The Renegade Rip

New SGA president excited for his term

Elizabeth Fernandez, Reporter

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presJust a regular Bakersfield College Student with some political background, Alex Dominguez, a political science major, prepares to take on the role of student body president and plans to “get things done.” After polls closed on March 27, over half of the students who had voted chose Dominguez.

“I was really happy about the outcome. I woke up, I checked my email and I won by a good 200 votes. I was ecstatic,” said Dominguez. “The people spoke.”

He said he is still excited and has already begun to meet with administrators such as the vice president of student affairs and the interim director of student life, Elizabeth Peisner. His focus has been talking with them about improving student participation on the campus and pitching his ideas for events. In particular, things like setting up a student resource fair within the first couple of weeks this coming fall semester, and a farmer’s market.

He says he’s noticed many students are all too often under-informed about the resources available to them, but he hopes that by extending information immediately it will help them stick to a major and get through BC faster.

In regard to what the administrators responded, he said, “They’re all in support of my agenda. One thing that they told me is that if it’s logical, we’ll help you make it happen.”

The future president does not officially step into office until July 1, and will then serve the student body for one academic year.

“I’m ready to get on the ball. I want to get everything moving so July 1st when I step into office we can put everything in action,” said the future president. “I know we don’t start for a while, but nonetheless, we all need to get on board with what we want to do.”

His haste may have something to do with his fear of running out of time to do all of the things he has planned for the campus.

“I want to help the students. I want to promote the student life here on campus. I think there is a lot that can be done and should be done. I think that with proper leadership, a lot can change,” he added.

Dominguez’s leadership skills began to structure first with his grandfather who he calls a “strong man.” Originally from Texas, Dominguez’s grandfather moved to Bakersfield starting out with nothing.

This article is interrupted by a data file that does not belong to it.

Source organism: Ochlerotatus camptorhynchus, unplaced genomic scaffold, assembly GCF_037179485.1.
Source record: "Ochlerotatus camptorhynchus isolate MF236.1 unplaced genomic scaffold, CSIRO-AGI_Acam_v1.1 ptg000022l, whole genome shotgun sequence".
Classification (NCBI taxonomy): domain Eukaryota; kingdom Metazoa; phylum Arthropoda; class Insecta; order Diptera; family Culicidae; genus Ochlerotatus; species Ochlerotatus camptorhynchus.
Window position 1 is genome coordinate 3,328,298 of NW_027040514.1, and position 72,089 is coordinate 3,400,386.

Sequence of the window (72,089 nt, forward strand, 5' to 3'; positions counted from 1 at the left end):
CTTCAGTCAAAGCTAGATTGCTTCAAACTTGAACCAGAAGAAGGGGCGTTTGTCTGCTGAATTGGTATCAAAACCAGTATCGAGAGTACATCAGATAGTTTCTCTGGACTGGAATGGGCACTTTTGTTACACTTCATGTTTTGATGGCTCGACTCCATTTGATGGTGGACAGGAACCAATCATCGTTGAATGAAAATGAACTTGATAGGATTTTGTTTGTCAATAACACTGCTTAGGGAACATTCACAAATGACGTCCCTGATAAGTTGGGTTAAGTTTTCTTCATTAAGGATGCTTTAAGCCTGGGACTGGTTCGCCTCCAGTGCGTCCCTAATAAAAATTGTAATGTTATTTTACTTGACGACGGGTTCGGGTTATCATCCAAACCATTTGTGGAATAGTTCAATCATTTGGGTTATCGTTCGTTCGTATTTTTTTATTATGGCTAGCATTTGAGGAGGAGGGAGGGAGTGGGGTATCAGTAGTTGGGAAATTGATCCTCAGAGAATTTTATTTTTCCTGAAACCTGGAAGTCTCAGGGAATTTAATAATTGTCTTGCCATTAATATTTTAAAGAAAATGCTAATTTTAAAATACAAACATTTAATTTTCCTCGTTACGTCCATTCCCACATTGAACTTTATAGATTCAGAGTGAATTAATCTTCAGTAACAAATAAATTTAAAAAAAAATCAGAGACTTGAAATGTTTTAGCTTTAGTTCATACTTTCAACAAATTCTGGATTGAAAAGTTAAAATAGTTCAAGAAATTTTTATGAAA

“He’s a self-made man, he started in the oilfields and he worked for everything he had. When he was 18 years old, he went to Vietnam and he’s very involved with his veteran organizations around town,” Dominguez said proudly. “He’s a leader in what he does.”

Dominguez said that his grandfather was his initial push into politics and he recalled watching the news together at an early age.

“He always kept me involved,” he said. “We’d always be reading pamphlets for voting and things like that, and it’s always interested me”

Eventually Dominguez went to Centennial High School where he took up wrestling. The sport was “a lot of responsibility,” although it seems to be a single-person thing, he said it was really about the effort of the team. Within that team, Dominguez took on a stronger role as a leader with helping keep the team motivated to cut weight and also communicating with the coach.

“I wrestled for four years. Upon my senior year, I was awarded the leadership award. I’ve always taken that kind of persona – I like to help people, I like to carry people,” he said.

After high school, Dominguez worked for Kern County Supervisor Mike Maggard, District 3, which is composed primarily of the Rosedale and Oildale area. He dealt with a lot of constituent cases where he dealt with citizens one-on-one and fixed any issues within jurisdiction.

Dominguez gave an example of another learning experience. During his time with Maggard, they organized a “trunk or treat” event for kids to trick or treat, offering a safer alternative to kids than knocking door-to-door. Dominguez was at the forefront of organizing such community-oriented events and included other leaders and the fire department.

Most currently, he works with Congressman David Valadao. He plans to continue to do so until Valadao’s campaigning ends in the summer, then he will dedicate himself solely to being BC’s Student Government Association president.

“This is priority and Congressman Valadao knows that,” stated Dominguez.

When asked if the politicians had any impact on him, he said, “I look upon them as leaders in the community. You know, I see them and I just try to exemplify what they do. I try to look like them, and I try to in sense be like them.” In sense, Dominguez has taken what he has learned through them and applied it on a smaller scale.

During his campaign the now-elected student president focused on clubs.  “I felt that I needed to talk to clubs, like it was something personal that I had to do, because a part of my presidency is getting the clubs involved,” he said. “So I wanted to show that even as candidate I’m willing to be there and represent the clubs.”

He also mentioned that he couldn’t thank them enough for the support and their votes.

Students have also already come up to him with their concerns, such as the smoking and skateboarding policies.

Dominguez plans on repaying students who provided him with their support by excelling in his presidency. He wants them to know that is the primary reason why he is already trying to get a head start.

“I’m ambitious,” said the future president. “I’m excited. I’m ready to go.”

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New SGA president excited for his term